Thank you this does help clarify things. I think the fact that you brought rationality into the equation is crucial. I should have amended our earlier definition of morality because I think the one I offered was a bit too general. Morality only applies to rational ends for rational creatures, do you agree with that?
The strange thing is that I think I can mostly agree with what you have written above, depending on how rationality is to be interpreted and what role it plays. To me rationality suggests consideration of something that has a degree of universality about it, where as feelings do not have any universality. You said that emotions are like an engine pushing us forward and rationality gives us proper direction. This I think is accurate. But then at the end you say that “everything we do is because of feelings.” Do you mean to say the goal of morality is acquisition of feelings?
If so, in your first post you asked us to assume that God can justify objective morality, but then argued that if we suppose this then any human being can justify objective morality. Since you said that feelings are the end of human morality (feelings being interpreted more generally as a “particular end” rather than a universal end), presumably these particular feelings are what would justify morality. And the assumption in the first post seems to be that God and humans justify morality in the same way, so then it would follow that God’s ends also consist in particular things. Does that explain your thinking?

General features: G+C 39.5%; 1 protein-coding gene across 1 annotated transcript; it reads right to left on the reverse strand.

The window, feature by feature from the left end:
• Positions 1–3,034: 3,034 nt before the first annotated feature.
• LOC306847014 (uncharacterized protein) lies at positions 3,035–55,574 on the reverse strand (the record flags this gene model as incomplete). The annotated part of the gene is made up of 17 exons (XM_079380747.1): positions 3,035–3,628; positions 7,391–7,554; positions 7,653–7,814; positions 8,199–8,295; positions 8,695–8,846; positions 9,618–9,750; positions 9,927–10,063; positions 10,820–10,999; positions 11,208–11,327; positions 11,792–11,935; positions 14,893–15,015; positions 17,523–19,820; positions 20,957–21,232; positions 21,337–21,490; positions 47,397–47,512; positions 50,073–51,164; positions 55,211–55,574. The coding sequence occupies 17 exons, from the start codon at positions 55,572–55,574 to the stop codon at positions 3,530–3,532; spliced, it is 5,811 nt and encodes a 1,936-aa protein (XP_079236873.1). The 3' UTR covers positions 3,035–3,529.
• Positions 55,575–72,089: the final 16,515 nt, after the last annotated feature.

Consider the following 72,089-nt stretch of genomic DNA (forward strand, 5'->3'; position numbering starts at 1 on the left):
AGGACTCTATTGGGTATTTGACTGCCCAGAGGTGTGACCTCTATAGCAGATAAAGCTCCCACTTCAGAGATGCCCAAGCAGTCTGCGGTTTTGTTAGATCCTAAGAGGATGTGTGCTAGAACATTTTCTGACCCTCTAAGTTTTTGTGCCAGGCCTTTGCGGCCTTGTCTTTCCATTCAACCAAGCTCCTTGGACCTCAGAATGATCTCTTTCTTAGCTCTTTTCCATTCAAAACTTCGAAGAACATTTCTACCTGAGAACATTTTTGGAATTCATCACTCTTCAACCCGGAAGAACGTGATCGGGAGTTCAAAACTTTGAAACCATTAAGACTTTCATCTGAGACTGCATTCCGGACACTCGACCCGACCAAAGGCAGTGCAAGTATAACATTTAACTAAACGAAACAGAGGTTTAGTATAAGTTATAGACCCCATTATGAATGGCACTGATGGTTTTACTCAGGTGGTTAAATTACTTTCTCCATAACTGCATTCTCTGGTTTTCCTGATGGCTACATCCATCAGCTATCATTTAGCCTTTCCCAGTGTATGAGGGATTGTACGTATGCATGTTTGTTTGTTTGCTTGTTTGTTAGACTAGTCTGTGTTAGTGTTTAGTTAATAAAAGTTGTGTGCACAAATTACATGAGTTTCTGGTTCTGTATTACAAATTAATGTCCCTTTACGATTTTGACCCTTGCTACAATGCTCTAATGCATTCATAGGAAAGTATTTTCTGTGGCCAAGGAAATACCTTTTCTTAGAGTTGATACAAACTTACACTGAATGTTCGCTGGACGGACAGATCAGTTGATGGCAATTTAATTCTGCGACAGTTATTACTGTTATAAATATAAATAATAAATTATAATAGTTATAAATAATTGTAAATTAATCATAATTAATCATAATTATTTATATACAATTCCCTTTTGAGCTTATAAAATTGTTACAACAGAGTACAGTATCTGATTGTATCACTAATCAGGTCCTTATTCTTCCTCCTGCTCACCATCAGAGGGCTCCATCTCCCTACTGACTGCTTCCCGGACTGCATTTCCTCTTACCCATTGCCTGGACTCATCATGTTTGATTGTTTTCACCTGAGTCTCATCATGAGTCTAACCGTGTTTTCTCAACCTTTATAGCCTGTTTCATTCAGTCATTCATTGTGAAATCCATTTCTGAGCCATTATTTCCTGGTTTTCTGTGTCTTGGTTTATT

But this is the wrong way to think about God’s willing. God properly speaking only wills His own goodness as an end, which is universal and transcends particularities. Particular goods are effects of this willing of His own goodness as His end, He does not will particular things as ends in themselves. If God does will particular goodnesses as ends in themselves, then I can see why you are having this difficulty. However, it is this universal goodness that would justify objective morality.